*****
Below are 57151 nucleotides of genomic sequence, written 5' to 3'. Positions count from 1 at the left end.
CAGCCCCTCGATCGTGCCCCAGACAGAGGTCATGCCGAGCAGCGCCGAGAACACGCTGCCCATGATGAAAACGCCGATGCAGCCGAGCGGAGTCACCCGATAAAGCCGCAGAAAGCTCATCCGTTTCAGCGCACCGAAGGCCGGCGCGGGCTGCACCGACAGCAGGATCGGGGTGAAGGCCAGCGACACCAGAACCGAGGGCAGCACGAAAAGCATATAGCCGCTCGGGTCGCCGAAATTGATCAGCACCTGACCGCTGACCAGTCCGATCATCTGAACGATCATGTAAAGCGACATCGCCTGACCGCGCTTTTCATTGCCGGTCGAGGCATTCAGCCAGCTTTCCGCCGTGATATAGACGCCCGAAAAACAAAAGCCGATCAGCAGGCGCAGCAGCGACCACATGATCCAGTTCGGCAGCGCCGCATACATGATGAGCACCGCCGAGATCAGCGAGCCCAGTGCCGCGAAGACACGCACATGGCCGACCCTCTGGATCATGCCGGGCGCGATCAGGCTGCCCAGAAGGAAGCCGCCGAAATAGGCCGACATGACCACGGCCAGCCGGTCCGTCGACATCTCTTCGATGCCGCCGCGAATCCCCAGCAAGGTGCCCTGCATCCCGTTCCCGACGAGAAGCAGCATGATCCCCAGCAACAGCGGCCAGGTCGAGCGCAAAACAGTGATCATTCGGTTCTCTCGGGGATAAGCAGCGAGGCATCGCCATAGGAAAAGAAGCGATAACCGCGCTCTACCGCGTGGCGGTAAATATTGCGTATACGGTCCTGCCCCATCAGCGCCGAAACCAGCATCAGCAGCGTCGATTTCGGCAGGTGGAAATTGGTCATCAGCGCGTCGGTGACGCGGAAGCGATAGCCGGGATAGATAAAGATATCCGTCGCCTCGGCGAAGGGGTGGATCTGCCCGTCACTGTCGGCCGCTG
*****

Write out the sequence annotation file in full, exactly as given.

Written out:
Below are 57151 nucleotides of genomic sequence, written 5' to 3'. Positions count from 1 at the left end.
CAGCCCCTCGATCGTGCCCCAGACAGAGGTCATGCCGAGCAGCGCCGAGAACACGCTGCCCATGATGAAAACGCCGATGCAGCCGAGCGGAGTCACCCGATAAAGCCGCAGAAAGCTCATCCGTTTCAGCGCACCGAAGGCCGGCGCGGGCTGCACCGACAGCAGGATCGGGGTGAAGGCCAGCGACACCAGAACCGAGGGCAGCACGAAAAGCATATAGCCGCTCGGGTCGCCGAAATTGATCAGCACCTGACCGCTGACCAGTCCGATCATCTGAACGATCATGTAAAGCGACATCGCCTGACCGCGCTTTTCATTGCCGGTCGAGGCATTCAGCCAGCTTTCCGCCGTGATATAGACGCCCGAAAAACAAAAGCCGATCAGCAGGCGCAGCAGCGACCACATGATCCAGTTCGGCAGCGCCGCATACATGATGAGCACCGCCGAGATCAGCGAGCCCAGTGCCGCGAAGACACGCACATGGCCGACCCTCTGGATCATGCCGGGCGCGATCAGGCTGCCCAGAAGGAAGCCGCCGAAATAGGCCGACATGACCACGGCCAGCCGGTCCGTCGACATCTCTTCGATGCCGCCGCGAATCCCCAGCAAGGTGCCCTGCATCCCGTTCCCGACGAGAAGCAGCATGATCCCCAGCAACAGCGGCCAGGTCGAGCGCAAAACAGTGATCATTCGGTTCTCTCGGGGATAAGCAGCGAGGCATCGCCATAGGAAAAGAAGCGATAACCGCGCTCTACCGCGTGGCGGTAAATATTGCGTATACGGTCCTGCCCCATCAGCGCCGAAACCAGCATCAGCAGCGTCGATTTCGGCAGGTGGAAATTGGTCATCAGCGCGTCGGTGACGCGGAAGCGATAGCCGGGATAGATAAAGATATCCGTCGCCTCGGCGAAGGGGTGGATCTGCCCGTCACTGTCGGCCGCTG